The full version of the current register is available for public inspection.  However, the Representation of the People Regulations 2006 state that this inspection must take place under supervision and no copies may be taken either by photocopying, camera or downloading to a memory stick.  However, handwritten notes may be made, but cannot be used for marketing purposes.  The register can be inspected at the Municipal Buildings, West Street, Boston, during normal office hours Monday to Friday.

Anyone wishing to make an extended inspection should telephone 01205 314220/ 314221 to make appropriate arrangements.

The revised version of the full Register of Electors for the Boston Borough Council has been published and is available for inspection.  Please see the pdf file below for notice of the next version to be published.

If you can’t get to your polling station on election day, you don’t have to miss your chance to vote.

Postal voting

Postal votes are available to anyone who wants one provided they are on the electoral register.  You may set one up on a permanent basis or one temporarily for a specific election or for a set period of time (e.g. while a student is away at university).

You can apply for a postal vote at anytime you do not have to wait for an election to be held.  Completed application forms for postal votes must reach our office by no later than 5 p.m. on the eleventh working day before an election.

A postal vote can be sent to the voter’s home address or to an address where he/she is resident at the time of the election. However, for security reasons, existing postal voters must give a reason if they ask for their postal votes to be re-directed.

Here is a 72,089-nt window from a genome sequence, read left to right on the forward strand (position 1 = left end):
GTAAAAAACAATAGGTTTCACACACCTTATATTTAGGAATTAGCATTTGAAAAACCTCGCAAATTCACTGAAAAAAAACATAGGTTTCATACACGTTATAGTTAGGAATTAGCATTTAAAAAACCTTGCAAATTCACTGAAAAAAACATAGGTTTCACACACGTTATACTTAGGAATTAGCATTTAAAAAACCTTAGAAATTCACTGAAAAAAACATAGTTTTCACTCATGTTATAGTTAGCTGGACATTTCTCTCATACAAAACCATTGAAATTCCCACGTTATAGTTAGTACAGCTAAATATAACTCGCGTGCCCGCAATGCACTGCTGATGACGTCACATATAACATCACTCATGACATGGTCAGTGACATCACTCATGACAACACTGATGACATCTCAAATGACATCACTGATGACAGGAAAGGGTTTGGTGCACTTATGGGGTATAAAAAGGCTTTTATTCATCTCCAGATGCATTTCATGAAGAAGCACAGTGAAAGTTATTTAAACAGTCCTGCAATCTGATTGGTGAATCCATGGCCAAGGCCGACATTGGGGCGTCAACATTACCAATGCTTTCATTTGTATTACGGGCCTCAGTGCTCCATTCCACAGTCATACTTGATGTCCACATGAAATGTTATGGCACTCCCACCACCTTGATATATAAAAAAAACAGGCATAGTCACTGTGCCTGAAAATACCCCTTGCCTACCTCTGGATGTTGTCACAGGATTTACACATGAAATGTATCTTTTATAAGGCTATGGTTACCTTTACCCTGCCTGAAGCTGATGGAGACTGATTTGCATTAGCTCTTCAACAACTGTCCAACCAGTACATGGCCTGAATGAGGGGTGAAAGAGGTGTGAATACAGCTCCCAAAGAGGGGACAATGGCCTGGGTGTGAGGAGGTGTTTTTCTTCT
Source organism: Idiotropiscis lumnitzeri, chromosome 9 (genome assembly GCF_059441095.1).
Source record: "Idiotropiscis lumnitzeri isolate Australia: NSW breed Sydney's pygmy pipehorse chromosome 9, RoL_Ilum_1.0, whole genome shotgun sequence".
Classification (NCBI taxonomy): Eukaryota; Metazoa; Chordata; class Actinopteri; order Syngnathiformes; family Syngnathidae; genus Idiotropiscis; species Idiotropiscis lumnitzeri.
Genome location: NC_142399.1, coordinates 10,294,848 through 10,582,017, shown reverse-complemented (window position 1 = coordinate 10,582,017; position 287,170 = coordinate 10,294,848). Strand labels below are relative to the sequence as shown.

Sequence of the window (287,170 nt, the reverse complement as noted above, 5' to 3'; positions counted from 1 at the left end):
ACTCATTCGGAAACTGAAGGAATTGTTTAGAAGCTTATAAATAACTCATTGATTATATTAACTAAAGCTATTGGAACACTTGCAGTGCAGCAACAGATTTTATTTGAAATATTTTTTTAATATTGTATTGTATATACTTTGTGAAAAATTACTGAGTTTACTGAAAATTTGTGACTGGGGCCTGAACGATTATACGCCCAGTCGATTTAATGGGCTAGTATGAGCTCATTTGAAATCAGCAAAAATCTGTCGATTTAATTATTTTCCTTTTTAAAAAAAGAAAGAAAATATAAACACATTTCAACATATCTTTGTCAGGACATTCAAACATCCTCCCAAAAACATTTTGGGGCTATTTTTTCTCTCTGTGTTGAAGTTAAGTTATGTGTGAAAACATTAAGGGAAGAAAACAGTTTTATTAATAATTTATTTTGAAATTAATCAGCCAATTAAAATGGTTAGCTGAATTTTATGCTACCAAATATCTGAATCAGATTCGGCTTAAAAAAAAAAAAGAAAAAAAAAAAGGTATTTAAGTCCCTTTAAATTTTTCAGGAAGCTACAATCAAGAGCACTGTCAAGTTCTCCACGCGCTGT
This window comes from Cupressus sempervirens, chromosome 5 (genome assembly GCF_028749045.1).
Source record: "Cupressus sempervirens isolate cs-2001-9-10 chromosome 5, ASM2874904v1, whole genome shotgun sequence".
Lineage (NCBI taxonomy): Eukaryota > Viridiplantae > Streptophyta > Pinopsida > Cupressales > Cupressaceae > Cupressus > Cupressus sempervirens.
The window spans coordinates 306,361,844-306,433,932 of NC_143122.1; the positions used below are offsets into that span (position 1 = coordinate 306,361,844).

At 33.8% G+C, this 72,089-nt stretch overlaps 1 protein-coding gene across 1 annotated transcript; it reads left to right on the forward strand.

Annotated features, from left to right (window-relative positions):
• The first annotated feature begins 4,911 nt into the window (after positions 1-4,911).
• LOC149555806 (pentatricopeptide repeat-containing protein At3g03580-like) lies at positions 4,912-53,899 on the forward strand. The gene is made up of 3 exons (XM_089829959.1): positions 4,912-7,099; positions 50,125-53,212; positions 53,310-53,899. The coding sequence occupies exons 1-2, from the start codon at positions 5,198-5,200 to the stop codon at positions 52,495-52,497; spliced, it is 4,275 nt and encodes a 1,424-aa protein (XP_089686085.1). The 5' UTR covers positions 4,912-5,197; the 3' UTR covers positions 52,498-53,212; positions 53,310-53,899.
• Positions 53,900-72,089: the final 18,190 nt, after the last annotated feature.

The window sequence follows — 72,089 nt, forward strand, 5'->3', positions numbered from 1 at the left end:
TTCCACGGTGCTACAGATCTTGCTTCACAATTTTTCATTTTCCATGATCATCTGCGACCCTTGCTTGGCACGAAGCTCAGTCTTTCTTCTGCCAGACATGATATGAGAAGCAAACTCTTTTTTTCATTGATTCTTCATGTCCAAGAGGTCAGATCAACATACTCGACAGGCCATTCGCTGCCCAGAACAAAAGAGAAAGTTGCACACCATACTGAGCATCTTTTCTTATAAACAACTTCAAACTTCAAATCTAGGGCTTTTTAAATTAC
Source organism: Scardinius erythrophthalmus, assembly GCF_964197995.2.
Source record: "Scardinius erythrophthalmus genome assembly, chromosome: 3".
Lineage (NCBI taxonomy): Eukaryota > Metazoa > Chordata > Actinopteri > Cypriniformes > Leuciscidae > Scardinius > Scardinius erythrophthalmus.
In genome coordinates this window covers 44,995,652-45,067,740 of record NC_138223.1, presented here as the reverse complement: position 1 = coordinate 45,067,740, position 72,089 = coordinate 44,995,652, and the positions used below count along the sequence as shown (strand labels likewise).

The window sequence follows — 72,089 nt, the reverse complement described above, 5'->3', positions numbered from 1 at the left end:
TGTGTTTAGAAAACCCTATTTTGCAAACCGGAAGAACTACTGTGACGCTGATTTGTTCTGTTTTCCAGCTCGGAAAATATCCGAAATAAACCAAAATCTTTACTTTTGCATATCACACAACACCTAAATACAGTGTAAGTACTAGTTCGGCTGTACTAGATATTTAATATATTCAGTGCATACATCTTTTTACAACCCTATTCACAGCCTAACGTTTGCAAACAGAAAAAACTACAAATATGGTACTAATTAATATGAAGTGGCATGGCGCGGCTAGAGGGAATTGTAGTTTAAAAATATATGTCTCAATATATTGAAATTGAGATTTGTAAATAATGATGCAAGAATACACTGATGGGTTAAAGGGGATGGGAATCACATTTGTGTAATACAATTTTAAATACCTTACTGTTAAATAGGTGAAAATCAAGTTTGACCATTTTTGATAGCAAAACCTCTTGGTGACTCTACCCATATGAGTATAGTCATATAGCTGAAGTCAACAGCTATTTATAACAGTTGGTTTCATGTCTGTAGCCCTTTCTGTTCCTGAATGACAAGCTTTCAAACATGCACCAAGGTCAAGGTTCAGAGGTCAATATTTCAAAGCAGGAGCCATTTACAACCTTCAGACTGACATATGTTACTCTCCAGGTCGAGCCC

When an election is being held you will receive a postal voting pack containing a statement form and a ballot paper.  You must complete the statement by providing your date of birth and signature.  These will be compared with the date of birth and signature provided on your application form to ensure the correct person has voted. Please use this link to watch an instructional video on You Tube demonstrating how to complete a postal vote.

Please note that once you have been sent a postal ballot paper you will not be able to vote in person.

Proxy Voting

A ‘proxy’ is someone who is appointed by you to vote on your behalf at an election, so to vote by proxy you must find someone who is willing to attend your polling station and cast your vote for you.

There are two types of proxy voting:

Permanent proxy voting is only available to registered electors on the grounds of health, employment or full time education commitments.  Please contact electoral services to request a copy of the appropriate application form.  This form may need to be supported by a suitably qualified person, in accordance with the notes printed on the form.

Temporary proxy voting is available to any registered elector for any reason.  Applications are made for a specific election and do not need to be supported by anyone.  Please contact electoral services to request a copy of the appropriate application form.

A proxy must be at least 18 years old and not disqualified to vote in his or her own right.  No one may act as a proxy for more than two people at the same election, unless he or she is the spouse, civil partner, parent, grandparent, brother, sister, child or grandchild of the voter.

If you appoint a proxy and then have a change of plans you may still vote in person at your polling station – providing you do so before the proxy has voted on your behalf.

To apply for a postal or proxy vote download the appropriate application form from those in the box below or contact electoral services on 01205 314220 / 314221